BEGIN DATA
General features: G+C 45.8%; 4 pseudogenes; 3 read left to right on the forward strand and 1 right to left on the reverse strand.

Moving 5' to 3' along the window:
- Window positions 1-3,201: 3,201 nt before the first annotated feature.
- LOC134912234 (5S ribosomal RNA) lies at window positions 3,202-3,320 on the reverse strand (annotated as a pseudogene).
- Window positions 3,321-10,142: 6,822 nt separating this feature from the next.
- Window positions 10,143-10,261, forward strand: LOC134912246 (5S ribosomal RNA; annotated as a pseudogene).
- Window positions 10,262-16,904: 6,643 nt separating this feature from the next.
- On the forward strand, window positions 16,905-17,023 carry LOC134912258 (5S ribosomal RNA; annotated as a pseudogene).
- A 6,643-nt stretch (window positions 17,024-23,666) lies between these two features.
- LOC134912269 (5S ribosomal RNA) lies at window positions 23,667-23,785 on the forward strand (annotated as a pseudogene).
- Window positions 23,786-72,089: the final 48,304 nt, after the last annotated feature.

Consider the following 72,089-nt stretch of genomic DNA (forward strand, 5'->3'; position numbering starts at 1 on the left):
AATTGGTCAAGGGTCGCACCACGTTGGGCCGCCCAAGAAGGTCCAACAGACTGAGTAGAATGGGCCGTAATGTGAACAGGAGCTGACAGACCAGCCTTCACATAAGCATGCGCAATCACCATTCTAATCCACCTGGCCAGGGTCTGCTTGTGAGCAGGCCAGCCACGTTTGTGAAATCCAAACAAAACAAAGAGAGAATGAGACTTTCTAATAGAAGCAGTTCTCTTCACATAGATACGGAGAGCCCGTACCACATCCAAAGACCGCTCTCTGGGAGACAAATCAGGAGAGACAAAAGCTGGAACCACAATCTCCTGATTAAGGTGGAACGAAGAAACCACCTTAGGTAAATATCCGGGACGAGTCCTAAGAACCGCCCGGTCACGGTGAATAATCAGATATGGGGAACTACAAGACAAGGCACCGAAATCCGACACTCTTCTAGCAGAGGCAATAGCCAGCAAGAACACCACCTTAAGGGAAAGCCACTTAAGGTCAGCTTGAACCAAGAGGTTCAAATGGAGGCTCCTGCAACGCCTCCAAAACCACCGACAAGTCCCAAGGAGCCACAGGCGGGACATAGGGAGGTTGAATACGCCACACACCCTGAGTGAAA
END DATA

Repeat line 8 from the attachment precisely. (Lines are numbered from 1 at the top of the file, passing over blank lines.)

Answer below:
- On the forward strand, window positions 16,905-17,023 carry LOC134912258 (5S ribosomal RNA; annotated as a pseudogene).